While this task works better with Nate at the helm, I did one useful thing. I started a new spreadsheet, documenting every purchase we made that week. It gave us a big reality check as to how much we are spending on ancillary items like sushi happy hour or frosé, and we’re currently working to budget better as a duo.

The result? I’ve realized that after nearly 15 years of marriage, we’re secure in our roles.

Sure, they might be antiquated, but it works for us. There are certainly things I wish Nate would do more of around the house and I’m sure he feels the same about me. But for the most part it works when he does his things and I do mine. And as for our shared responsibilities, like emptying the dishwasher and laundry, we will carry forth taking turns with grunts of annoyance.

Swapping household chores taught us that when we need to pick up each other’s slack, it’s doable. Last weekend, I was out of town on assignment and Nate unloaded the dishwasher, walked our dog, and cleaned the cat puke; plus, I came home to a clean pile of laundry. I’ll do the same when he’s away for his annual baseball weekend. Just don’t ask me to put together a bookshelf.

Anne Roderique-Jones is a freelance writer and editor whose work has appeared in Vogue, Marie Claire, Southern Living, Town & Country, and Condé Nast Traveler. Twitter: @AnnieMarie_ Instagram: @AnnieMarie_

I’ve Been Wearing These Studio Shoes to Every Yoga and Barre Class for the Past Year

Between my tendency to sweat profusely during any workout (see here) and my overall poor sense of balance (despite my regular yoga practice and barre workouts) I have a tough time holding any pose for an extended period of time. Once you mix my lack of stability with slick conditions, I’m done for.

I’ve tried placing hand towels on my inner thighs to stay in tree pose, and I typically wipe my entire body down before even bothering with crow pose. When barre moves call for balancing high on my tiptoes, I give it my best try, but usually never last for more than a few seconds.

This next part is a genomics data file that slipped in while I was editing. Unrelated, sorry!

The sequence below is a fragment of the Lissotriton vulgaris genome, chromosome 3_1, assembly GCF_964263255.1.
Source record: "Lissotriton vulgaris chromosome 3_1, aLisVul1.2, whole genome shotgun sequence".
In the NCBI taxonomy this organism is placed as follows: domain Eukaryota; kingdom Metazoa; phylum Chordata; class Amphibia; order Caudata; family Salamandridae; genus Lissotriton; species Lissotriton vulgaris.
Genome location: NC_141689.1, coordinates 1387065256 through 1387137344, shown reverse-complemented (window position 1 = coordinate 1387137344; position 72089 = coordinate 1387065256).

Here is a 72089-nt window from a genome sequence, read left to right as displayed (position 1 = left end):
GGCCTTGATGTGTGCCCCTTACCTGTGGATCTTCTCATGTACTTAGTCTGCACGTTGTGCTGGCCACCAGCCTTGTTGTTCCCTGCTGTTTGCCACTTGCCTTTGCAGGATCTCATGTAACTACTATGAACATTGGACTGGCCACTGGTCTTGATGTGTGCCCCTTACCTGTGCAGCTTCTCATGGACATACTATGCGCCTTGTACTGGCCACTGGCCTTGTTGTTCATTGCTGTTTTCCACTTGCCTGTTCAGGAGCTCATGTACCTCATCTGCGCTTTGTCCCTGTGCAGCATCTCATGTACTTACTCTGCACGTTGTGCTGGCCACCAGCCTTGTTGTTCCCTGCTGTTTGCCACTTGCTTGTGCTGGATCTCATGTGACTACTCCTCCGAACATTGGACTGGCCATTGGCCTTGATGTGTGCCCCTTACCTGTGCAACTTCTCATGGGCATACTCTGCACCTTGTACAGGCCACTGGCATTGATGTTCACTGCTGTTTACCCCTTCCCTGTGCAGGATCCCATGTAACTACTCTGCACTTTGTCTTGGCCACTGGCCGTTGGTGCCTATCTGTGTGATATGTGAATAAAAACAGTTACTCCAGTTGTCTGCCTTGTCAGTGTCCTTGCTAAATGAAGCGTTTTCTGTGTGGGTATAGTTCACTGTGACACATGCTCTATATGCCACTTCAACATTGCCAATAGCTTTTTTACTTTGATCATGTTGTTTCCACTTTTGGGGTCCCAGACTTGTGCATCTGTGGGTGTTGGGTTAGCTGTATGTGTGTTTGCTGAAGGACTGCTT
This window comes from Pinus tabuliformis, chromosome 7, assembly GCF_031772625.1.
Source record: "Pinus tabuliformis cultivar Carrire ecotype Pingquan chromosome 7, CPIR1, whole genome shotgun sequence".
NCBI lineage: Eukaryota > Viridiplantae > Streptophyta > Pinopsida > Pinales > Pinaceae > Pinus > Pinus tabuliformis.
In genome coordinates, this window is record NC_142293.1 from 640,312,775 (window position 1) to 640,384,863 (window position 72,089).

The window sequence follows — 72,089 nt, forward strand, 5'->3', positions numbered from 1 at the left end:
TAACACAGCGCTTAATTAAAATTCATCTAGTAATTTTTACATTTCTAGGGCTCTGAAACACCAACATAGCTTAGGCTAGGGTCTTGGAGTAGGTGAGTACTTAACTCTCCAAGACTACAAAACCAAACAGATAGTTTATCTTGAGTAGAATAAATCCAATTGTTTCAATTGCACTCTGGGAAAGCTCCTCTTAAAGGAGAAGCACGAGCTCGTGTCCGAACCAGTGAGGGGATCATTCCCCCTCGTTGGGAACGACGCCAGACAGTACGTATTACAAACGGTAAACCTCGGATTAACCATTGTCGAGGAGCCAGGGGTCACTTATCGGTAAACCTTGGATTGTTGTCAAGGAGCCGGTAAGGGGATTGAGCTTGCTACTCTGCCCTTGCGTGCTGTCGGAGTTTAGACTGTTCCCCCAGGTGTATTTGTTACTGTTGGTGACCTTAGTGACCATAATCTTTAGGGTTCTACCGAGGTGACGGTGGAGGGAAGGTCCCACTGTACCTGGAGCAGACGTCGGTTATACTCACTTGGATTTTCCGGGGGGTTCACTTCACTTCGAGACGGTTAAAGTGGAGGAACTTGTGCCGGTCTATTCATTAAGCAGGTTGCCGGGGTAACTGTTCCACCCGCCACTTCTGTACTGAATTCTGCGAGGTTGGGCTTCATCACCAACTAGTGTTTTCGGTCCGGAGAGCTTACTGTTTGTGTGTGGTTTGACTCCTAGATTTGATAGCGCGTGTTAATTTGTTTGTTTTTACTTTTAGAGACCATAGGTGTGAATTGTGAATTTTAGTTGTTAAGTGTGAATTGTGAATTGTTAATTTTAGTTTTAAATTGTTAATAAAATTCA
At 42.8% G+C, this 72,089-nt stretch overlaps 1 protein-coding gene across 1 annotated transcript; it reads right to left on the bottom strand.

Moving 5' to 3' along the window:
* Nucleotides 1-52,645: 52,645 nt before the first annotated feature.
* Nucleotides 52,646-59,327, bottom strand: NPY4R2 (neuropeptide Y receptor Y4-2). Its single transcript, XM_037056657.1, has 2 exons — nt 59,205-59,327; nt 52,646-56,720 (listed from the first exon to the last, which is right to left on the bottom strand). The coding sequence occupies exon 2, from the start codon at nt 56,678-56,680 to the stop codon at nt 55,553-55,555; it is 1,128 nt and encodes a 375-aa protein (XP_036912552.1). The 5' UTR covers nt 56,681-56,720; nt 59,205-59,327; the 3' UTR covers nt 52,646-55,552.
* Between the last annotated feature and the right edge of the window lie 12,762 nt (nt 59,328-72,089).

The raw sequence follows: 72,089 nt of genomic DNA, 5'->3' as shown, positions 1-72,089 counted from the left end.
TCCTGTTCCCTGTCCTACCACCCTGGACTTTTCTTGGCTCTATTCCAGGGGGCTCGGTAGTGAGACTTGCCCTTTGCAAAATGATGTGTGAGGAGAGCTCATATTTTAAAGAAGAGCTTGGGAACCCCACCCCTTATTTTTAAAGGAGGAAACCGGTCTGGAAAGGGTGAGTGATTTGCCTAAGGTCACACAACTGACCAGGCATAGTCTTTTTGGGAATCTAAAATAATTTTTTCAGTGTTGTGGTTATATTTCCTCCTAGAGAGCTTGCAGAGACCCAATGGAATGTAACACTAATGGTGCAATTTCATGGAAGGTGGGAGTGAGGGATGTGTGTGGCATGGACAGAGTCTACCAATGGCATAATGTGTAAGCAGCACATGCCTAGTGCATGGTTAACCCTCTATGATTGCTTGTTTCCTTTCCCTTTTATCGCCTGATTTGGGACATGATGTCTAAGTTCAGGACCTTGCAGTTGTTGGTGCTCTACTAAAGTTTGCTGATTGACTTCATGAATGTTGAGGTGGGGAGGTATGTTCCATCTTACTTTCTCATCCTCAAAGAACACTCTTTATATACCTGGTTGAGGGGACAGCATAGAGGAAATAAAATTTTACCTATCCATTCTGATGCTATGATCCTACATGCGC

Enter the New Balance Studio Skins ($40-$55, Neither shoes nor sandals, these structured foot covers are designed specifically for any workout class where you’re supposed to go barefoot, but could use a little extra traction and support. Obviously I was thrilled when I heard about them, and now our relationship has been going strong for over a year.

The soles provide just enough traction and support to help you stay stable—even when things get sweaty.

The bottoms of the Studio Skins are made of silicone, which makes them really grippy against a wooden floor or rubber mat. Even when my yoga mat is sprinkled with sweat, the grippiness persists, allowing me to hold a pose more gracefully and consistently. What’s more, the ball and arch of the foot are slightly cushioned, which just feels nice and also adds a little more support than my bare feet can offer me.

Since the soles are so thin, they don’t inhibit me from pointing or flexing my foot like full-on sneakers do—not only can I comfortably bend my feet into tiptoe position, but I can stay way more stable with the help of the soles.

They’re designed to mold to your feet, so they can feel almost too tight when you first pull them on. But the tight fit has a purpose.

The snugness is what helps keep the shoes in place so you can stay balanced long after you’ve begun your practice, and in my case, after the sweat’s already started pouring out. If the Studio Skins were too big and your feet could slip around in them, it would kind of defeat the purpose. When I first tried mine on, I had a brief moment where I thought I had bought the wrong size. But by the time the barre class was over, I completely forgot I was even wearing them.

That is, until multiple classmates swarmed me—instructor included—asking exactly what I was wearing. I fielded all their questions like a pro, except for one: A classmate questioned if the open heel construction would provide ample support for her recurring Achilles tendonitis. I’m neither a podiatrist nor shoe engineer, so it’s a good idea to talk with your doctor first if you have any specific concerns about how these shoes will work (or not) for your personal foot needs.